Simply, anyone can be able to produce electricity in their home or buy it directly from the people they know. In return, more power will be in the hands of individual buyers and sellers who also usually produce environmentally friendly sources of energy.
In Ethiopia Moyee Coffee plans to introduce the first blockchain-traceable coffee to bring transparency and better profit to farmers. Coffee farmers can get paid through blockchain, unique in the coffee industry. The company uses a traceability platform that focuses on the critical supply chains of coffee. Every piece of data in the coffee chain, from harvest to shipment is stored digitally in blockchain.
At the point of collection of the harvest from farmers, the platform instantly creates crypto tokens, which represents the value of the coffee. As the commodity flows through the entire supply chain, new tokens are automatically created, which increase in value as the coffee beans move through the supply chain.
When a consumer finally buys the coffee, the pack will be bundled with a digital token that can be used to trace where the tokens go to ensure the farmer receives his share of the profit. With this, a coffee drinker in Europe can pull up this data and verify exactly where their coffee was sourced from.
Blockchain has found use in the public sector as well, with governments already using this technology.
Although blockchain has only become popular in recent years, Estonia has been testing it since 2008. It has been in use in the country’s data registries for national health, judicial, legislative, security and commercial code systems since 2012, with plans to extend its use to other spheres, such as personalised medicine and cybersecurity.
It is important to know that this sensitive data is not stored in the blockchain. The technology rather works like a speed camera that detects who has violated the law, when and how.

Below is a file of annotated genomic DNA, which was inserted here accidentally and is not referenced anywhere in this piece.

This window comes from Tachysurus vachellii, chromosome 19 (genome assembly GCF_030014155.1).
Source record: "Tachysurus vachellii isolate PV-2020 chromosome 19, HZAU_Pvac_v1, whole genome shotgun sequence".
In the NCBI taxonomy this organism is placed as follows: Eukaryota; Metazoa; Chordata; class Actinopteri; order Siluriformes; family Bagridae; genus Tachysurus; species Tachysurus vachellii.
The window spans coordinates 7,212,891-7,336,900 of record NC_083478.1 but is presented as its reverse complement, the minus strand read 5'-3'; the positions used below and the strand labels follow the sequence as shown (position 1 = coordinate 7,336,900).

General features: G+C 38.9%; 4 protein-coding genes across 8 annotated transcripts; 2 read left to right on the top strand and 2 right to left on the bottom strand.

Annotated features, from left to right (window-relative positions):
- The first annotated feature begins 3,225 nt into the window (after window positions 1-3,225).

Due to the fact that data protected by blockchain technology is covered with what has been called a “digital-defence-dust”, where every change that takes place in the data can be detected, because it leaves a trace in the pattern. This helps to protect from corruption and misuse.
Governments in Africa are also trying to figure out how they can use this technology. The Kenyan government created blockchain taskforces that will study the benefits and challenges associated with blockchain technologies. Last May, IOHK, the company behind the Cardano blockchain, a decentralised open source project, signed a memorandum of understanding with the government of Ethiopia to explore how blockchain technology could benefit the country.
In Australia, Civic Ledger, a civic-focused blockchain company, developed Water Ledger based on the blockchain platform Ethereum. The blockchain-enabled platform provides a means to verify all water trades and update state registries in real time, including the location of the trades.
These are just some of the initiatives that are being taken to apply the technology. Health care, advertising, social media, music, gaming, real estate, taxation and land management are some of the other industries whose disruption we will soon witness.
But this by no means indicates that there are no challenges. This includes regulatory and scalability issues. We are still far away from mass adoption. But the technology is here, and the future is more exciting.
PUBLISHED ON Mar 09,2019 [ VOL 19 , NO 984]